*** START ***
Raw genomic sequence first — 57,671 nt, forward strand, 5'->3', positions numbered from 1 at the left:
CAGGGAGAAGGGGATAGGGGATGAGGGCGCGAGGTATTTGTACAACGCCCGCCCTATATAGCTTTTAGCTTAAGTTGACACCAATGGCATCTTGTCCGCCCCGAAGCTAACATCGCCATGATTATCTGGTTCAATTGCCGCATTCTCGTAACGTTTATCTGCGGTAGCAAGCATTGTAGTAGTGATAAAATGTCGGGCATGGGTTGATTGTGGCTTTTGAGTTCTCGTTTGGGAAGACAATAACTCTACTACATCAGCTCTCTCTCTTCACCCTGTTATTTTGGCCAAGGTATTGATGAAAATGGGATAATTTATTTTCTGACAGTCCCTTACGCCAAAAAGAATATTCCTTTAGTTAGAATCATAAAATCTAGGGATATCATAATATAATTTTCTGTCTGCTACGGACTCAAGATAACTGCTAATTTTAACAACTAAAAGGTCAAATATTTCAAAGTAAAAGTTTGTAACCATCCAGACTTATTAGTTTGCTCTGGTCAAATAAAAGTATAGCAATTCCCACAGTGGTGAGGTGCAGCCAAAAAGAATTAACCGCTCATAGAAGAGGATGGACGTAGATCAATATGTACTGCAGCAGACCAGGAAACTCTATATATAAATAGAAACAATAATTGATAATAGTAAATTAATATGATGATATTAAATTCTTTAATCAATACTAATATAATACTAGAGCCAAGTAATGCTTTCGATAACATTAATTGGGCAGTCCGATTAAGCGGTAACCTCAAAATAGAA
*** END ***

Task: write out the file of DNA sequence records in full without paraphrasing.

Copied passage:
Raw genomic sequence first — 57,671 nt, forward strand, 5'->3', positions numbered from 1 at the left:
CAGGGAGAAGGGGATAGGGGATGAGGGCGCGAGGTATTTGTACAACGCCCGCCCTATATAGCTTTTAGCTTAAGTTGACACCAATGGCATCTTGTCCGCCCCGAAGCTAACATCGCCATGATTATCTGGTTCAATTGCCGCATTCTCGTAACGTTTATCTGCGGTAGCAAGCATTGTAGTAGTGATAAAATGTCGGGCATGGGTTGATTGTGGCTTTTGAGTTCTCGTTTGGGAAGACAATAACTCTACTACATCAGCTCTCTCTCTTCACCCTGTTATTTTGGCCAAGGTATTGATGAAAATGGGATAATTTATTTTCTGACAGTCCCTTACGCCAAAAAGAATATTCCTTTAGTTAGAATCATAAAATCTAGGGATATCATAATATAATTTTCTGTCTGCTACGGACTCAAGATAACTGCTAATTTTAACAACTAAAAGGTCAAATATTTCAAAGTAAAAGTTTGTAACCATCCAGACTTATTAGTTTGCTCTGGTCAAATAAAAGTATAGCAATTCCCACAGTGGTGAGGTGCAGCCAAAAAGAATTAACCGCTCATAGAAGAGGATGGACGTAGATCAATATGTACTGCAGCAGACCAGGAAACTCTATATATAAATAGAAACAATAATTGATAATAGTAAATTAATATGATGATATTAAATTCTTTAATCAATACTAATATAATACTAGAGCCAAGTAATGCTTTCGATAACATTAATTGGGCAGTCCGATTAAGCGGTAACCTCAAAATAGAA